Film explores senior dating, sex

By JOHN THOMASON | Forum Publishing Group

February 25, 2009

If for no other reason, see the new movie "Play the Game" for the most unexpected sex scene of 2009.

It's between a 79-year-old, red negligee-attired Liz Sheridan — James Dean's formerly betrothed and Jerry's mom on "Seinfeld" — and an 82-year-old Andy Griffith, whose character has been slipped Viagra into his drink instead of Metamucil.

"Play the Game" is rated PG-13, so you don't see any of the naughty bits, but the implication is enough to cause a stir; it's becoming the scene writer-director Marc Fienberg's film is most known for. Tender, funny and over the top, it's a scene filled with enough giddy exuberance to cancel out the bawdiness of the material.

It's a bit awkward, and that's the point.

"In the first place, the room was tiny, the bed was enormous, there was so many cast and crew around, and [Griffith's] wife was looking through the camera," Sheridan recalls. "You couldn't move around, there were so many people in there. So it was just funny."

Reportedly, Sheridan's silk wardrobe clashed with the silk sheets of the bed and caused her to take a near-spill. You won't see that moment play out in the film, but it would have been strangely appropriate. Fienberg seems to suggest that whether it's acne-scarred teens applying their first prophylactics or horny senior citizens reclaiming their libidos, the processes of courtship and sex aren't much different.

"It's a big secret we all know but don't want to confront: Old people still do it," said Fienberg. "And not only do they do it, they enjoy it. It's been getting more press now. Scientific studies are being done that show that seniors are still fooling around and having sex. I wanted to bring that to light. Seniors probably need love and companionship more than anyone. It's something we were confronted with, and we wanted to show it in a realistic, humorous way."

The film, which opens across South Florida Friday, follows two dual plots. In one, Grandpa Joe (Griffith) is finally seeking companionship years after his wife died, nervously re-entering the dating scene only to become a sex machine. His grandson David (Paul Campbell) follows an opposite track. Convinced he knows how to "play" women, he never thinks beyond the next one-night stand until an unattainable beauty (Maria Sokoloff) turns him honest. David and Joe both learn about love, sex and friendship along the way, and co-stars Doris Roberts and Clint Howard add colorful support.

The idea stemmed from Fienberg's relationship with own Grandpa Joe, who once lived in Century Village in Deerfield Beach.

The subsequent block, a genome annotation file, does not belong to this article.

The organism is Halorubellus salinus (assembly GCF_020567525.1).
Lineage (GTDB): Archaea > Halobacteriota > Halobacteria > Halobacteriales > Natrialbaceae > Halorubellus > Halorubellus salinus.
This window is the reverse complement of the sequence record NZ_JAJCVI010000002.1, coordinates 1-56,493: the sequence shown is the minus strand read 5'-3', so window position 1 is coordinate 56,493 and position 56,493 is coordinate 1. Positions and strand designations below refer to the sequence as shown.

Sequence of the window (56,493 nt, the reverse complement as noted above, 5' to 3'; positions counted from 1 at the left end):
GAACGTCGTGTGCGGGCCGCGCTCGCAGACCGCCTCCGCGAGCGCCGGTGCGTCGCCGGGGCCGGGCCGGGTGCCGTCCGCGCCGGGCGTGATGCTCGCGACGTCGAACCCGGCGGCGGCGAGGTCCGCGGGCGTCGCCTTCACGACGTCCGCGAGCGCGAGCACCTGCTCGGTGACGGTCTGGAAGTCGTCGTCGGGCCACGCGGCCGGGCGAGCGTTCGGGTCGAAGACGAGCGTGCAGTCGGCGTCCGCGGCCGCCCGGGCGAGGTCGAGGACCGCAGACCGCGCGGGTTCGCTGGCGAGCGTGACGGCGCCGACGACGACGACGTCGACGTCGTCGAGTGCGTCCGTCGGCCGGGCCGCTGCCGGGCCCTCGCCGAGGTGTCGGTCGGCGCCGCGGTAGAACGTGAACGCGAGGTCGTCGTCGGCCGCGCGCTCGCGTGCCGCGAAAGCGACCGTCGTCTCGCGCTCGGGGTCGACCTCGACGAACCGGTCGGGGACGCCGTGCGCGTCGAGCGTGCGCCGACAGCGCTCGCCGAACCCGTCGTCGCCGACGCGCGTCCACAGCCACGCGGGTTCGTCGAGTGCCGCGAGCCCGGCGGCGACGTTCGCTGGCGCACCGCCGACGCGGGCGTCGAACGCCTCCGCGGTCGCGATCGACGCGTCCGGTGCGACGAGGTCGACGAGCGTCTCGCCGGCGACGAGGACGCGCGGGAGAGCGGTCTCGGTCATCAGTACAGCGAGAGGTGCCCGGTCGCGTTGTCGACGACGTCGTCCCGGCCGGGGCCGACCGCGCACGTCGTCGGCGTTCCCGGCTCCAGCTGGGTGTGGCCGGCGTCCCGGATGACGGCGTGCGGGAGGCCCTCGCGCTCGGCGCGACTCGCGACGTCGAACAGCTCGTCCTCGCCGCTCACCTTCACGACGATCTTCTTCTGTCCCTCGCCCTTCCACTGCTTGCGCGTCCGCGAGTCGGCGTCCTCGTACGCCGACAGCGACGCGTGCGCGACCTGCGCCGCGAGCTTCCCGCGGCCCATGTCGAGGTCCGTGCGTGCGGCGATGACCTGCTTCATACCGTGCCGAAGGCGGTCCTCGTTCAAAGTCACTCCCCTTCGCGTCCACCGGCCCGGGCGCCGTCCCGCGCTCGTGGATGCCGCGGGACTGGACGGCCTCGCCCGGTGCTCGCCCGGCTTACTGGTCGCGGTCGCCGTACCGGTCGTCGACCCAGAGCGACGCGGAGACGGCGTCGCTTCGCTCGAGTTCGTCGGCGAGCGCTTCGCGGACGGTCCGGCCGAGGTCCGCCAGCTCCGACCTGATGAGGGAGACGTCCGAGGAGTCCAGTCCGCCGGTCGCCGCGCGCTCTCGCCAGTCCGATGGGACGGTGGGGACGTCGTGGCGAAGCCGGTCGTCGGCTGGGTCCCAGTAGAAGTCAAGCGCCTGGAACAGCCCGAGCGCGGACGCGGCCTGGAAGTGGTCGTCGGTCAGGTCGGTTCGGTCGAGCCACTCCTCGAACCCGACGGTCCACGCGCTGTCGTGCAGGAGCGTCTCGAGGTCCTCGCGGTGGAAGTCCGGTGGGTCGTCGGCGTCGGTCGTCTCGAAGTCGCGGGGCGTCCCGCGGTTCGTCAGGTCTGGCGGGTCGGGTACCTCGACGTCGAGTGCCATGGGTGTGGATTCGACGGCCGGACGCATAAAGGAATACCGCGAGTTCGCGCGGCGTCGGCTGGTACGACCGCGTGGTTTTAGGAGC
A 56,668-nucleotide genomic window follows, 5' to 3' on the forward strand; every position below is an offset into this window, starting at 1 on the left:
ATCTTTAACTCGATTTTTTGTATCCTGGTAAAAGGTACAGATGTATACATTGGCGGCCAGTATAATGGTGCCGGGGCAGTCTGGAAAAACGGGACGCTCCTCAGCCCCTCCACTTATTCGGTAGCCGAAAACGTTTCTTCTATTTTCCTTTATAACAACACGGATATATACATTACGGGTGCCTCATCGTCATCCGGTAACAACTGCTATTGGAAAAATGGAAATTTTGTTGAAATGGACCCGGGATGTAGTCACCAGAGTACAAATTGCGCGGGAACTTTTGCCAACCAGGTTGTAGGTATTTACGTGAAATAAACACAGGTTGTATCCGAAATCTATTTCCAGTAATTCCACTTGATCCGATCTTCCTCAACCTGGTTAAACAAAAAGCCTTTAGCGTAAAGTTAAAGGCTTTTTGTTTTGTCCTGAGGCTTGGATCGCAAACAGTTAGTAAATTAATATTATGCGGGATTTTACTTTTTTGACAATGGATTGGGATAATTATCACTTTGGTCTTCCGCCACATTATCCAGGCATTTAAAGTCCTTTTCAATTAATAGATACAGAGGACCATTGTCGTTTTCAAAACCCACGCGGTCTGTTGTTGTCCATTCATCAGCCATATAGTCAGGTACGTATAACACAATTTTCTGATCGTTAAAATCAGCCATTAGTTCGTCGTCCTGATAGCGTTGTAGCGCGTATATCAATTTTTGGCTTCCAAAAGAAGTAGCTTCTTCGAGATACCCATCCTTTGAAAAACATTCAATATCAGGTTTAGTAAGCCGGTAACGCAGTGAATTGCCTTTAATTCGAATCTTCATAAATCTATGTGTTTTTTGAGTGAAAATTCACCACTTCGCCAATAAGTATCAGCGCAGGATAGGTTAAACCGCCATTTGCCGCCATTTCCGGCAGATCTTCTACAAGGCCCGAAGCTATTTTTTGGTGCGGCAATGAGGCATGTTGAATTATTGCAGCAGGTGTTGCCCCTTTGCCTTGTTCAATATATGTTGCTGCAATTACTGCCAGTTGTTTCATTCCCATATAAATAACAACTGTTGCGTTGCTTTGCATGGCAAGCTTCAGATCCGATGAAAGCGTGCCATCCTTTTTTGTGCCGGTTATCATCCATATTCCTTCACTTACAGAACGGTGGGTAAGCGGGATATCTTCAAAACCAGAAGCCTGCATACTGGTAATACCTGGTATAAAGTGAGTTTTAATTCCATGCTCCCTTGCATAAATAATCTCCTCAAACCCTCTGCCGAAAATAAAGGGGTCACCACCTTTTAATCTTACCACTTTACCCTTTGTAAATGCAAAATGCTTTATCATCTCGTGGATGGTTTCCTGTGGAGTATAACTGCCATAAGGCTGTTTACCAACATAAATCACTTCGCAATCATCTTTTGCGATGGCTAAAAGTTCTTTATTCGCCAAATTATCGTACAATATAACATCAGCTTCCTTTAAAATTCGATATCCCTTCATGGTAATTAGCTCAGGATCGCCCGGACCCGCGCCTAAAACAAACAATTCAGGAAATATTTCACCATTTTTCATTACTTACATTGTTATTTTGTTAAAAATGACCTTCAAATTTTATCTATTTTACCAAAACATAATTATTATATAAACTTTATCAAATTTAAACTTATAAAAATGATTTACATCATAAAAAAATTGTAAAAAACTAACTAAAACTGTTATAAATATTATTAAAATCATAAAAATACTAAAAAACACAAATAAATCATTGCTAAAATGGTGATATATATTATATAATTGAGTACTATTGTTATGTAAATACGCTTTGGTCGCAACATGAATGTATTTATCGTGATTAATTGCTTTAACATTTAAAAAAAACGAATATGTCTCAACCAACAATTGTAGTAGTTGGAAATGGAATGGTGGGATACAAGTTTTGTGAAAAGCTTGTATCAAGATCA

"My grandfather was 89 years old, and it had been four or five years since my grandmother died," Fienberg said. "And one time when I was visiting him, he whispered, 'Hey Marc, I kissed a girl.' I had a lot of different reactions. But mostly I thought how cute and endearing and special and nice



it was to see someone in their late 80s being as excited as they were about it. He was somewhat withdrawn and repressed and not social, but meeting this one woman turned his life around.

"And for years, he would come to me with dating advice," he continued. "I saw him going through the same emotions any school kid goes through: 'Will she call me? What should I do next? What if she says no? What if she doesn't like me?'"

In an attempt to find an honest portrayal of senior citizen love and sex through humor, Fienberg tackled what he thought was lacking in most movies about elderly people.

"Not a lot of movies are targeted to seniors," he said. "If they are, they use what I call the cheap senior laugh: crotchety old people, fart jokes, Depends jokes. Those are parts of senior life, but not the interesting parts. These people are hitting on each other. All the cliques and dynamics of high school still exist in the retirement community. That's the interesting stuff, and it's just as funny, if not funnier, than the issues seniors have with bodily functions."

Fineberg's grandfather died before the movie was made, but he did get to witness an early script reading of the story, which was an emotional experience for grandpa and grandson.

"In a way, it was probably lucky," Fienberg said. "If I had called him up and told him one of his favorite actors from 'Matlock' would play his role, it probably would have given him a heart attack."

In an unusual distribution rollout, "Play the Game" is opening in South Florida — in 13 theaters in Palm Beach County and five in Broward — before bigger markets such as New York and Los Angeles.

"It was a conscious decision we made," Fienberg said. "It's where my grandfather lived. He couldn't be around to see it, but at least the people he knew could be here to watch it. What better way to reward and amuse the people who inspired the film?"

"Play the Game" opens Friday in most area theaters.